I know a Moroccan rug can be quite the investment. But it's just that - an investment. Many other low quality, "fast fashion" rugs may have a lower price tag, but with having to purchase many replacements over time, it can actually be more cost effective to get a good quality rug. If you have a Moroccan rug or are thinking of getting one, here's some helpful information on how to care and clean these types of rugs!
How Moroccan Rug Construction Actually Makes it a Superior Choice
1) Natural Materials are best when it comes to professional cleaning
Moroccan rugs are usually compromised of wool, cotton, camel hair, or any combo of these materials. From my knowledge of fibers and experience with rugs over the years, natural fiber rugs are the best types of rugs out there because they last much longer. They are easier to clean than rugs made from man-made fibers like polyester, polypropylene, or viscose. Most of the inexpensive rugs in the market are made from these materials, but also they become soiled and are virtually impossible to bring back to their original state once they are dirty.
2) Natural fiber rugs like wool actually hold up better to stains than manmade fiber rugs.
I went to school for interior design, and one of my classes was about textile qualities and characteristics. In this class I learned about how materials like wool are more resilient, durable, and actually repel stains, as opposed to say, polyester, that is oleophilic, which means it absorbs and attracts oil/stains.
3) The knot construction and weave are also clutch!
The way Moroccan rugs are woven also make them a supreme choice for longevity. The weaving style of the rug being made on a hand loom means both the front, and the back of the rug are wool. The front being the side with higher pile in most cases, and the back being flat woven where you can see the knots. Moroccan Rugs are a looser weave, and so dirt and debris are able to come out easier. Also, since the front & back of the rug is wool, this gives you the ability to professionally clean the rug, compared to many cheap tufted rugs cannot be put through that process.
4 Best Practices to Care for Your Moroccan Rug
I was part of a panel discussion on StudioDIY's blog awhile back (you can find that post here), where we discuss best practices for rug cleaning. My top tips can be condensed down to 4 main points:
1) Move it, shake it!
Move your rug around and shake it out 1-2 times a year. Set it outside. This helps the rug to breathe. Vacuum under furniture pieces. This helps against moths and other pests from calling your rug home.
2) Vacuum regularly
Vacuum your rug weekly as it's good to get any dirt and debris out of it. I recommend using the vacuum on the lowest suction setting first, and then advancing to higher suction to see what the rug can withstand. This will help prevent damage to fibers.
3) Your rug pad is SO IMPORTANT!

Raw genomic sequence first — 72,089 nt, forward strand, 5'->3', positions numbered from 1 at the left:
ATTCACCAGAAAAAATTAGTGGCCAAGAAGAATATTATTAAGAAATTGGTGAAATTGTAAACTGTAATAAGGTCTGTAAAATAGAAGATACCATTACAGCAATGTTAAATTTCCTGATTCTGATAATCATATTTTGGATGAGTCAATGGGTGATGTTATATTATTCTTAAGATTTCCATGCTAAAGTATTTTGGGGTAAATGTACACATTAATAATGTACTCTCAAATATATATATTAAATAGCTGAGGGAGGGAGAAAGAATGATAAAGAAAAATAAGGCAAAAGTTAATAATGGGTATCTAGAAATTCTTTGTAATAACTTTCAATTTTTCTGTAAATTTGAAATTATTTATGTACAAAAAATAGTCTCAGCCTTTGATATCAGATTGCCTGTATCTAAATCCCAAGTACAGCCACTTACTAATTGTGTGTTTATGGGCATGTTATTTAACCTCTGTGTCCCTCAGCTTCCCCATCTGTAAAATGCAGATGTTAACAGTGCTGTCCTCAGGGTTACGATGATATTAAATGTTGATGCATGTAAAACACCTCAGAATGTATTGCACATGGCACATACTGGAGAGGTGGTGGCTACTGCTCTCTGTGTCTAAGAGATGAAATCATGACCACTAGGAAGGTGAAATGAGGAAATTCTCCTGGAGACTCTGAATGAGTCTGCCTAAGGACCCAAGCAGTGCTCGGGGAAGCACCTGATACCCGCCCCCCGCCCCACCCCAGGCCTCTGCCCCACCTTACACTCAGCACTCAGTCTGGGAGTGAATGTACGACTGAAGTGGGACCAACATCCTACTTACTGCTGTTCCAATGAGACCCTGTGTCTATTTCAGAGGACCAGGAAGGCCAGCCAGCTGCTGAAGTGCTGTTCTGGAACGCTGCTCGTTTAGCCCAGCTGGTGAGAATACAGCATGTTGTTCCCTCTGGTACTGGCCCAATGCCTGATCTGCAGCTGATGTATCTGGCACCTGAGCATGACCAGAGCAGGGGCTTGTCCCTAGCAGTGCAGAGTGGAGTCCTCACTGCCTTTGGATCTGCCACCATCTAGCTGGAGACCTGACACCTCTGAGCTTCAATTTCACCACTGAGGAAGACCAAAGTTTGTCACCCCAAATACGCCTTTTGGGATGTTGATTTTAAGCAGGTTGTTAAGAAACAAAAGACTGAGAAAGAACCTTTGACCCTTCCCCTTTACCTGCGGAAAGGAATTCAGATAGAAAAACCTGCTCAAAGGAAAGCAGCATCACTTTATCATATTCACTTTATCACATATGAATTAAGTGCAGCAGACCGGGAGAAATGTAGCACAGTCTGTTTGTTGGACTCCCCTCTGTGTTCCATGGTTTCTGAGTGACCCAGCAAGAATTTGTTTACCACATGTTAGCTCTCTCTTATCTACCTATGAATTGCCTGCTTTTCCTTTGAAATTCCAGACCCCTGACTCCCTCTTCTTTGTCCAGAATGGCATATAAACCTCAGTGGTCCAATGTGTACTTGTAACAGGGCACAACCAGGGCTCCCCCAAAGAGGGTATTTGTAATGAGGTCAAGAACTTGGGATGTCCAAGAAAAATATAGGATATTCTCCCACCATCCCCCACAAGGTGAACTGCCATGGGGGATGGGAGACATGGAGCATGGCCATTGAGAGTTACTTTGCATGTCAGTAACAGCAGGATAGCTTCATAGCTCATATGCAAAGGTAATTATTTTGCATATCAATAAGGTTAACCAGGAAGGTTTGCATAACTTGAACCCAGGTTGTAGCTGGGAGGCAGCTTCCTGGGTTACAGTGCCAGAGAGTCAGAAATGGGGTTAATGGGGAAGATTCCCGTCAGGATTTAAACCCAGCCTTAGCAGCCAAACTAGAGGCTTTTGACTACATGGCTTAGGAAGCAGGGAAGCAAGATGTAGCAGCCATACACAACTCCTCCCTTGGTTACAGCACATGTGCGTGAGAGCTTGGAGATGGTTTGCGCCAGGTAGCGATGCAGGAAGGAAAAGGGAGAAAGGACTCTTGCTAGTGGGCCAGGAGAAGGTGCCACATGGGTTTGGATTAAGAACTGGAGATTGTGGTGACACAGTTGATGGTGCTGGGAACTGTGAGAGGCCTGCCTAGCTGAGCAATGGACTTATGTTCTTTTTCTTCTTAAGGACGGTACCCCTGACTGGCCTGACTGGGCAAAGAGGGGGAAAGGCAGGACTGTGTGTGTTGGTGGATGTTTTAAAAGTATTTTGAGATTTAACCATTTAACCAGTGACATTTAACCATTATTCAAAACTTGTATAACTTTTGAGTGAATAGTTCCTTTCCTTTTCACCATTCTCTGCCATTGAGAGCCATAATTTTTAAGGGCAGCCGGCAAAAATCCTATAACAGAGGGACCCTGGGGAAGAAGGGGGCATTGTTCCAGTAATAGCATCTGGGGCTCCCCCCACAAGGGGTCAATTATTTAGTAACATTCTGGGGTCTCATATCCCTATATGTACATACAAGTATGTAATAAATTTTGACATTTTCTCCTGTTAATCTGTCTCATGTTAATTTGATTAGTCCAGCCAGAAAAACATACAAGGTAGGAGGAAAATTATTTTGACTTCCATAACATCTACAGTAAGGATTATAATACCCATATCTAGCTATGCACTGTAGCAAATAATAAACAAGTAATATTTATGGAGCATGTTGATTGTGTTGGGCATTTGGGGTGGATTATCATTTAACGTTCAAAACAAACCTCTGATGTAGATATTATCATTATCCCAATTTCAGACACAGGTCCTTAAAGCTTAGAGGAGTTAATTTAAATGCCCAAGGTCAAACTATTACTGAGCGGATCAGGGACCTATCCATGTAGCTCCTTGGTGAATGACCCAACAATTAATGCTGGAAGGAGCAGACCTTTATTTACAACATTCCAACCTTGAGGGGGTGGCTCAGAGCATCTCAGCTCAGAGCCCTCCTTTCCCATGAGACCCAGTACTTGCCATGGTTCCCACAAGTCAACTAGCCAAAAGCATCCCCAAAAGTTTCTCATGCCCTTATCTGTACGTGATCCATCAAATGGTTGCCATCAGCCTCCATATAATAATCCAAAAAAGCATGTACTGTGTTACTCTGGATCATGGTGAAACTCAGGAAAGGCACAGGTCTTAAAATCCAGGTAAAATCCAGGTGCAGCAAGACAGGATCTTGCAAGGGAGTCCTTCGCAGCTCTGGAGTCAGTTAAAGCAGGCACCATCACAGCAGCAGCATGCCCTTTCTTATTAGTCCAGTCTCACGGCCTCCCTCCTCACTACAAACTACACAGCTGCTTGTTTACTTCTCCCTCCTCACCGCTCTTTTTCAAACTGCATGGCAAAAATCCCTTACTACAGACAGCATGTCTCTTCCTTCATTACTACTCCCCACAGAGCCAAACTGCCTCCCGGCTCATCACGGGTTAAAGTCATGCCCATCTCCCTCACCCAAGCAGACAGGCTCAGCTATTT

If you take one thing from reading this, please please please: always use a high quality rug pad! Avoid the inexpensive PVC and plastic pads out there at all costs! It can damage your rugs and also the floors in your home. I opt for 100% felt or felt/rubber combo.
4) Professional clean your rug every 3-5 years
This is also a very important but often overlooked step. These rugs are capable of lasting generations with the right care and maintenance. We recommend taking your rug in for a professional rug cleaning every 3 to 5 years, depending on traffic and use.
FAQs + Cleaning Advice
Have a Stain? Try Spot Cleaning first!
I dumped a green smoothie on one of the Moroccan rugs in my home a couple years back. My first reaction was to panic, but then I took my own advice. I removed as much smoothie as I could with a towel by scooping it off the surface. Blot lightly, but try not to press the spill into the rug. Then get a wet towel and keep blotting. If you can see the stain, try a mild detergent like Dawn hand soap mixed with water. Work it into the rug. Continue to blot with a clean damp towel.
If you can still see the stain, you may have to get it professionally cleaned to remove it.
What if my dog pees on my rug?
Try to blot it and absorb all of it as soon as possible. You can try the steps above with soap/water solution. If that doesn't work, you may need to get the rug professionally cleaned. Urine can permanently stain and damage the rugs fibers, so it’s important to get with a cleaner as soon as possible.
How do I find a reputable professional cleaner?
Search for professional cleaners on Google. How are their reviews? Read about others experiences. Visit their website to see if they treat Moroccan rugs. I find that most professional cleaners have experience with Oriental or Persian rugs, but Moroccan rug repair & cleaning is not always as common. If you don't see Moroccan rugs listed on their website, give them a call and ask them about it!
What rug pads do you recommend?
Felt or felt/rubber mix are the best! I like this 100% felt rug 1/4" pad for living rooms and bedrooms where extra cushion is nice to have, and this 1/8" non-slip felt/rubber rug pad for hallways or other areas where it's crucial for the rug to stay put.